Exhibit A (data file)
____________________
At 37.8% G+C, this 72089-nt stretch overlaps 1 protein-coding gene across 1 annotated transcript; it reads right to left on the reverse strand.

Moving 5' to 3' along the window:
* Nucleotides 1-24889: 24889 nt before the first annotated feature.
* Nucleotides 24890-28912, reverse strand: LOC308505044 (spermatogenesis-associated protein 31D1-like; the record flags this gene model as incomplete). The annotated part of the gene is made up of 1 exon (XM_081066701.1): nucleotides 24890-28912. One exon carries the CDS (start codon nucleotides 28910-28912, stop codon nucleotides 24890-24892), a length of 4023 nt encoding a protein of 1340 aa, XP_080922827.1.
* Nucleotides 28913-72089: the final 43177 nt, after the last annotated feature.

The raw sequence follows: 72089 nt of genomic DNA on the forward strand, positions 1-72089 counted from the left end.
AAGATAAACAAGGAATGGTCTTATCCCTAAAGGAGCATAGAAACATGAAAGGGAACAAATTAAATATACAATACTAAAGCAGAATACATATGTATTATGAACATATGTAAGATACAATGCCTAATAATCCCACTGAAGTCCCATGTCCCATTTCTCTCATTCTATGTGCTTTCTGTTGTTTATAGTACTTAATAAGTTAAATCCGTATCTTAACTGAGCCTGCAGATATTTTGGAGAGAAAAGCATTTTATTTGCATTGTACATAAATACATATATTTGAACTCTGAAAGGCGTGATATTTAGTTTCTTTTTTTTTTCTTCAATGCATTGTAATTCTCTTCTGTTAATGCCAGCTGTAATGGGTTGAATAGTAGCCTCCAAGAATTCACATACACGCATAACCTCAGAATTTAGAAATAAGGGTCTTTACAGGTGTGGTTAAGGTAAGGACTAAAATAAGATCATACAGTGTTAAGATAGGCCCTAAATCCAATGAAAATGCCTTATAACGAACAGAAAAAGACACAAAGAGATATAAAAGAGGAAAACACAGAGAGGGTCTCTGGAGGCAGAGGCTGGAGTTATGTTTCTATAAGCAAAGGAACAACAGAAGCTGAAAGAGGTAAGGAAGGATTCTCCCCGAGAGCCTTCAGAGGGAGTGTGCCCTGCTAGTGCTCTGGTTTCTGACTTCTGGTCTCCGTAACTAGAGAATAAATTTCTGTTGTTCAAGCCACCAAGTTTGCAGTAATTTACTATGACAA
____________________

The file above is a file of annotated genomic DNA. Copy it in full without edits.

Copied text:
At 37.8% G+C, this 72089-nt stretch overlaps 1 protein-coding gene across 1 annotated transcript; it reads right to left on the reverse strand.

Moving 5' to 3' along the window:
* Nucleotides 1-24889: 24889 nt before the first annotated feature.
* Nucleotides 24890-28912, reverse strand: LOC308505044 (spermatogenesis-associated protein 31D1-like; the record flags this gene model as incomplete). The annotated part of the gene is made up of 1 exon (XM_081066701.1): nucleotides 24890-28912. One exon carries the CDS (start codon nucleotides 28910-28912, stop codon nucleotides 24890-24892), a length of 4023 nt encoding a protein of 1340 aa, XP_080922827.1.
* Nucleotides 28913-72089: the final 43177 nt, after the last annotated feature.

The raw sequence follows: 72089 nt of genomic DNA on the forward strand, positions 1-72089 counted from the left end.
AAGATAAACAAGGAATGGTCTTATCCCTAAAGGAGCATAGAAACATGAAAGGGAACAAATTAAATATACAATACTAAAGCAGAATACATATGTATTATGAACATATGTAAGATACAATGCCTAATAATCCCACTGAAGTCCCATGTCCCATTTCTCTCATTCTATGTGCTTTCTGTTGTTTATAGTACTTAATAAGTTAAATCCGTATCTTAACTGAGCCTGCAGATATTTTGGAGAGAAAAGCATTTTATTTGCATTGTACATAAATACATATATTTGAACTCTGAAAGGCGTGATATTTAGTTTCTTTTTTTTTTCTTCAATGCATTGTAATTCTCTTCTGTTAATGCCAGCTGTAATGGGTTGAATAGTAGCCTCCAAGAATTCACATACACGCATAACCTCAGAATTTAGAAATAAGGGTCTTTACAGGTGTGGTTAAGGTAAGGACTAAAATAAGATCATACAGTGTTAAGATAGGCCCTAAATCCAATGAAAATGCCTTATAACGAACAGAAAAAGACACAAAGAGATATAAAAGAGGAAAACACAGAGAGGGTCTCTGGAGGCAGAGGCTGGAGTTATGTTTCTATAAGCAAAGGAACAACAGAAGCTGAAAGAGGTAAGGAAGGATTCTCCCCGAGAGCCTTCAGAGGGAGTGTGCCCTGCTAGTGCTCTGGTTTCTGACTTCTGGTCTCCGTAACTAGAGAATAAATTTCTGTTGTTCAAGCCACCAAGTTTGCAGTAATTTACTATGACAA